Advanced years bring with them lots of potential health problems, including mobility issues and memory loss. These can confine an elderly person to their home, dramatically impacting their quality of life. Naturally, you’ll want to do everything you can for them, so here are a few tips to help.
#1 Visit regularly
Loneliness is a massive problem for the elderly. With decreased mobility and the loss of friends, it can be difficult for them to leave the house or enjoy any social interaction. This, of course, leads to mental health problems, including depression. It’s important to visit a relative as often as you can, even if those visits are only short. Dropping in on your way home from work can make all the difference.
#2 Consider professional care
No matter your best efforts, there may come a time when you need external help. This might be as simple as a carer who visits a few times a week or a bigger change such as moving your relative to a hospice like the LightBridge Hospice. This can be a wrench, but sometimes an elderly person’s quality of life is improved dramatically by bringing in help from elsewhere.
#3 Monitor medications
It’s not always enough to make a medication chart and expect an elderly person to follow it. Some people might be taking dozens of different medicines per day, which would be difficult for anybody to keep track of. Throw memory loss or decreased concentration into the equation, and things get even more difficult. Always keep track of medication and ensure that your relative is taking it when they’re supposed to.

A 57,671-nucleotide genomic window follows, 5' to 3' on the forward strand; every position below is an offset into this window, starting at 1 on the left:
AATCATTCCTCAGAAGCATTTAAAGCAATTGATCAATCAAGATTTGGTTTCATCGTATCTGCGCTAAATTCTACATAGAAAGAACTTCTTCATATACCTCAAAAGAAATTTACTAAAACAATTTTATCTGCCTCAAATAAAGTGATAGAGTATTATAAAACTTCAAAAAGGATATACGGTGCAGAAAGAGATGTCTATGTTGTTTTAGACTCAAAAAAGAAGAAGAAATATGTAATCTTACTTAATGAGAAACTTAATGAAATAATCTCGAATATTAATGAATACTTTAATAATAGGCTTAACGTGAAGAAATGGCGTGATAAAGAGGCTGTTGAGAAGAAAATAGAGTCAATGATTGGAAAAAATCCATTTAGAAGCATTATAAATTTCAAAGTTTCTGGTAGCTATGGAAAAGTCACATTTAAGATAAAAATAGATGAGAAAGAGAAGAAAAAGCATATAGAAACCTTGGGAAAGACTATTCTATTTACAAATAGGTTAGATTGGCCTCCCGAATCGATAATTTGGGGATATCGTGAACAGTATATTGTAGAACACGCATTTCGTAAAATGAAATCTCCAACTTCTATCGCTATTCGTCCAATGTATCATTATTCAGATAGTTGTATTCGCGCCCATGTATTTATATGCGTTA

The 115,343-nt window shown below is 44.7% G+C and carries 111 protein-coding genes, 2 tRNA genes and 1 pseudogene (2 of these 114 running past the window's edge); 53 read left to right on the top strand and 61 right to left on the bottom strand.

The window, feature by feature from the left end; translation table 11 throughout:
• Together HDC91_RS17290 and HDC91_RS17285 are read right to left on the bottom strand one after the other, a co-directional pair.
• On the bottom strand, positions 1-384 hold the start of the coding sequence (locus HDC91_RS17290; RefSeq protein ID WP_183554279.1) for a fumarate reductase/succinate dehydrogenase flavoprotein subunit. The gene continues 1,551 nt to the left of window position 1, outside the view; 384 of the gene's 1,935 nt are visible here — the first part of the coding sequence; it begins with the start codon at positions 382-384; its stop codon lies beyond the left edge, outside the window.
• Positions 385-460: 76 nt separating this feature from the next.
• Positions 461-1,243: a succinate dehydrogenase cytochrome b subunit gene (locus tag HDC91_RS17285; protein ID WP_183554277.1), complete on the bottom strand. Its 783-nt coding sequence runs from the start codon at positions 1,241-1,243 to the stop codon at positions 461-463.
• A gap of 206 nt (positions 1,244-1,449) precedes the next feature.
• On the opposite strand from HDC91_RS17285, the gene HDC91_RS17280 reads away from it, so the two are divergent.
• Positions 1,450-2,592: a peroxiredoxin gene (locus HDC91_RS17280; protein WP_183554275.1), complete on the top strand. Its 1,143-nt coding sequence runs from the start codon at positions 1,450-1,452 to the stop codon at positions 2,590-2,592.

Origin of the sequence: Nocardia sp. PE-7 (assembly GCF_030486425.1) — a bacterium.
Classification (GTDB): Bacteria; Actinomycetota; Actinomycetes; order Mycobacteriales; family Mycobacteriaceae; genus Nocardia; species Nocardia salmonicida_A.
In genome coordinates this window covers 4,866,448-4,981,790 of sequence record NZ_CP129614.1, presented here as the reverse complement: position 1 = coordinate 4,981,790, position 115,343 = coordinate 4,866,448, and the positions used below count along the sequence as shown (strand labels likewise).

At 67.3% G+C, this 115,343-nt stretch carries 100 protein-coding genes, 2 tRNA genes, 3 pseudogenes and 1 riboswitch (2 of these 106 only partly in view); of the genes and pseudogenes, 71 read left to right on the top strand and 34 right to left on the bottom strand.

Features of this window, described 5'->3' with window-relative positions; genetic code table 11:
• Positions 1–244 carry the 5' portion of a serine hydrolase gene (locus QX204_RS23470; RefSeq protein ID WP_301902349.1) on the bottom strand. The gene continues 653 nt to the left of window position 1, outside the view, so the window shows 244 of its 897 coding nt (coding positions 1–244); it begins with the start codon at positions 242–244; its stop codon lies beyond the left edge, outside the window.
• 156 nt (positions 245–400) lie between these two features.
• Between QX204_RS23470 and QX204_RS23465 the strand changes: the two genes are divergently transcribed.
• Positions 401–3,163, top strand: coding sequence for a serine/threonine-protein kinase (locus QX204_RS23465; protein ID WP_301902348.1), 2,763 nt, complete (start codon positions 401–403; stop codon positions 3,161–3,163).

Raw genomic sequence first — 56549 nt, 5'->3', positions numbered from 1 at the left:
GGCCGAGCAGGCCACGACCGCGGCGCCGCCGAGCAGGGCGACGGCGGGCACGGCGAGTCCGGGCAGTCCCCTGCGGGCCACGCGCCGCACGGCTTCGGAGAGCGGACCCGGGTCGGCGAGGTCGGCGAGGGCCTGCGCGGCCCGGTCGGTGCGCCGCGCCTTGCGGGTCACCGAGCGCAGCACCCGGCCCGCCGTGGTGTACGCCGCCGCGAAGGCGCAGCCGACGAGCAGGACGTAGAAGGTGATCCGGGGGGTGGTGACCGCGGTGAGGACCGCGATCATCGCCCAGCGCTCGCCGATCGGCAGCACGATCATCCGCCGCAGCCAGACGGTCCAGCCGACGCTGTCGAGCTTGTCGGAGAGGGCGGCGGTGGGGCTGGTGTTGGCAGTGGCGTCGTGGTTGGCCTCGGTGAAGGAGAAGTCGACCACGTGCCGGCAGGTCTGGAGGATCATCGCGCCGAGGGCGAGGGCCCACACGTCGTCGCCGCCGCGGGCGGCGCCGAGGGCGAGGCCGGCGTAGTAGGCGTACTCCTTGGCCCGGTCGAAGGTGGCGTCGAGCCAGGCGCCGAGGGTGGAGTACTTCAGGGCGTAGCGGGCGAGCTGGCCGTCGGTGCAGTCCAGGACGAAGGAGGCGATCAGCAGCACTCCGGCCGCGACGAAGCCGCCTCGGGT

#4 Try to keep them active
This might not always be possible, but even a small amount of activity has physical and mental health benefits. Something as simple as an accompanied walk in the park helps to alleviate loneliness and can keep joints and muscles healthy. Day trips in the car with short walks included are a fantastic way to help a relative see more of the world and get outside.
#5 Modify their home
Most homes aren’t suitable for the elderly and can cause trips and falls. These, of course, might have devastating long-term effects. Installing stairlifts, grab bars, anti-slip mats, and replacing hard floors with carpet all helps to make a home safer. You might also need to add a wheelchair ramp and walk-in bath.
#6 Make use of a medical alarm
These alarms can be lifesavers. They’re worn around the neck and come with a direct line to the emergency services. This means that if the wearer falls ill or is injured and can’t get to the phone, all they need to do is activate the alarm. For older people living alone, these alarms are essential purchases.
#7 Give them healthy food
Diet is more important than ever for the elderly. The right food can help with bone density, muscle strength, and even memory. Nonetheless, a person with decreased mobility might feel less inclined to cook healthy meals, many of which are time-consuming. Do some meal prep for your relative so that they always have healthy food close at hand.